Registered Nurse

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Skills

  • Active Listening — Giving full attention to what other people are saying, taking time to understand the points being made, asking questions as appropriate, and not interrupting at inappropriate times.

  • Social Perceptiveness — Being aware of others' reactions and understanding why they react as they do.

  • Service Orientation — Actively looking for ways to help people.

  • Speaking — Talking to others to convey information effectively.

  • Coordination — Adjusting actions in relation to others' actions.

  • Critical Thinking — Using logic and reasoning to identify the strengths and weaknesses of alternative solutions, conclusions or approaches to problems.

  • Reading Comprehension — Understanding written sentences and paragraphs in work-related documents.

  • Judgment and Decision Making — Considering the relative costs and benefits of potential actions to choose the most appropriate one.

  • Monitoring — Monitoring/Assessing performance of yourself, other individuals, or organizations to make improvements or take corrective action.

  • Writing — Communicating effectively in writing as appropriate for the needs of the audience.

  • Active Learning — Understanding the implications of new information for both current and future problem-solving and decision-making.

  • Complex Problem Solving — Identifying complex problems and reviewing related information to develop and evaluate options and implement solutions.

  • Instructing — Teaching others how to do something.

  • Learning Strategies — Selecting and using training/instructional methods and procedures appropriate for the situation when learning or teaching new things.

  • Persuasion — Persuading others to change their minds or behavior.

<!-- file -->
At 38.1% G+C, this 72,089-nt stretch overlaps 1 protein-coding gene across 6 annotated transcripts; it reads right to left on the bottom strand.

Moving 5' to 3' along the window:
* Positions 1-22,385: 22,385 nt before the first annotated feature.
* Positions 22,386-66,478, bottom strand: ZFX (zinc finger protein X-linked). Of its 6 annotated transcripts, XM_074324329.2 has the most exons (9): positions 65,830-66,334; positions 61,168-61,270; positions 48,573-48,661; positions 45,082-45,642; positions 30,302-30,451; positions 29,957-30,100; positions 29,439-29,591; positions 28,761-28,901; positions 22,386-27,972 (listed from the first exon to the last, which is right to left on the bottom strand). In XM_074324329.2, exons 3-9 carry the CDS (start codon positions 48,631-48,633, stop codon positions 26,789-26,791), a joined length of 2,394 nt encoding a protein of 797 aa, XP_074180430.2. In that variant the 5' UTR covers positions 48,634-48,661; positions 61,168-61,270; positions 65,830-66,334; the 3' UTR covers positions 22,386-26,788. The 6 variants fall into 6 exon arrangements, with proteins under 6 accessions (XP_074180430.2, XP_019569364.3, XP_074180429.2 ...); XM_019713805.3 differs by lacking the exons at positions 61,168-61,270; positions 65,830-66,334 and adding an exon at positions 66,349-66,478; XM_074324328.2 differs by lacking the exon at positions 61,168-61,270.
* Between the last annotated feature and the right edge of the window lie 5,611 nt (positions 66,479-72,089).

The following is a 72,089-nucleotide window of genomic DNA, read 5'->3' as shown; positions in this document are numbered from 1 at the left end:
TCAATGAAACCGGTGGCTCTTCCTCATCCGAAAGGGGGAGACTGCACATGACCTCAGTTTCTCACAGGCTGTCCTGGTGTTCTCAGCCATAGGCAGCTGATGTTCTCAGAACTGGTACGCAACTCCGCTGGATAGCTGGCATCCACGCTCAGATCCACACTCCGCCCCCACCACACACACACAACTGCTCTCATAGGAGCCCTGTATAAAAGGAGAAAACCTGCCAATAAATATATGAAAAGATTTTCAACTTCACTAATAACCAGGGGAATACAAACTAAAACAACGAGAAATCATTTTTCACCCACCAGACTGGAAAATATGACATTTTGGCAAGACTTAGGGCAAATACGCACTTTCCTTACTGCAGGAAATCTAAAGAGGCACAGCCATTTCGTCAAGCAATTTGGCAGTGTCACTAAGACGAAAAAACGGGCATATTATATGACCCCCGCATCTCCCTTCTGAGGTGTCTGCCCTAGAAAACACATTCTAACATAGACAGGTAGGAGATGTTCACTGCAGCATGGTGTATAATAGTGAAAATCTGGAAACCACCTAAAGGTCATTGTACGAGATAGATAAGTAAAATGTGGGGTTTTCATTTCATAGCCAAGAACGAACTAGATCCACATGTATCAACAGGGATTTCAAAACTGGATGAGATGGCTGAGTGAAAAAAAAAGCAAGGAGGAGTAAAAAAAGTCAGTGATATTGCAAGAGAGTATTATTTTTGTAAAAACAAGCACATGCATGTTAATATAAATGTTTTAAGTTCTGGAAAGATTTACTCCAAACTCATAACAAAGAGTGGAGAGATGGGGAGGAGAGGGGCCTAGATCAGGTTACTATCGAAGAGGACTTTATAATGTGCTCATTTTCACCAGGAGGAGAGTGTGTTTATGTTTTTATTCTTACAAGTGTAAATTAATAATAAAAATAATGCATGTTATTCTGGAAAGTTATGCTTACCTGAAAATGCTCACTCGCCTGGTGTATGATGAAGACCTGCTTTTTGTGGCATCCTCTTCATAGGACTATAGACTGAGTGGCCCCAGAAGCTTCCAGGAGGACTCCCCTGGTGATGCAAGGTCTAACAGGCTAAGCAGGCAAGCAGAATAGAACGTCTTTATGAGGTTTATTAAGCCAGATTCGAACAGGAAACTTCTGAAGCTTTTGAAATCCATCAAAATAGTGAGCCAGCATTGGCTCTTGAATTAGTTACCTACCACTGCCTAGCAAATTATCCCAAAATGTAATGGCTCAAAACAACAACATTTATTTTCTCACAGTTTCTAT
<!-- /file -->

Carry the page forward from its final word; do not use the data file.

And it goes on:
• Time Management — Managing one's own time and the time of others.

Knowledge

  • Medicine and Dentistry — Knowledge of the information and techniques needed to diagnose and treat human injuries, diseases, and deformities. This includes symptoms, treatment alternatives, drug properties and interactions, and preventive healthcare measures.

  • Customer and Personal Service — Knowledge of principles and processes for providing customer and personal services. This includes customer needs assessment, meeting quality standards for services, and evaluation of customer satisfaction.

  • Psychology — Knowledge of human behavior and performance; individual differences in ability, personality, and interests; learning and motivation; psychological research methods; and the assessment and treatment of behavioral and affective disorders.

  • English Language — Knowledge of the structure and content of the English language including the meaning and spelling of words, rules of composition, and grammar.

  • Education and Training — Knowledge of principles and methods for curriculum and training design, teaching and instruction for individuals and groups, and the measurement of training effects.

  • Therapy and Counseling — Knowledge of principles, methods, and procedures for diagnosis, treatment, and rehabilitation of physical and mental dysfunctions, and for career counseling and guidance.

  • Mathematics — Knowledge of arithmetic, algebra, geometry, calculus, statistics, and their applications.

  • Biology — Knowledge of plant and animal organisms, their tissues, cells, functions, interdependencies, and interactions with each other and the environment.

  • Sociology and Anthropology — Knowledge of group behavior and dynamics, societal trends and influences, human migrations, ethnicity, cultures, and their history and origins.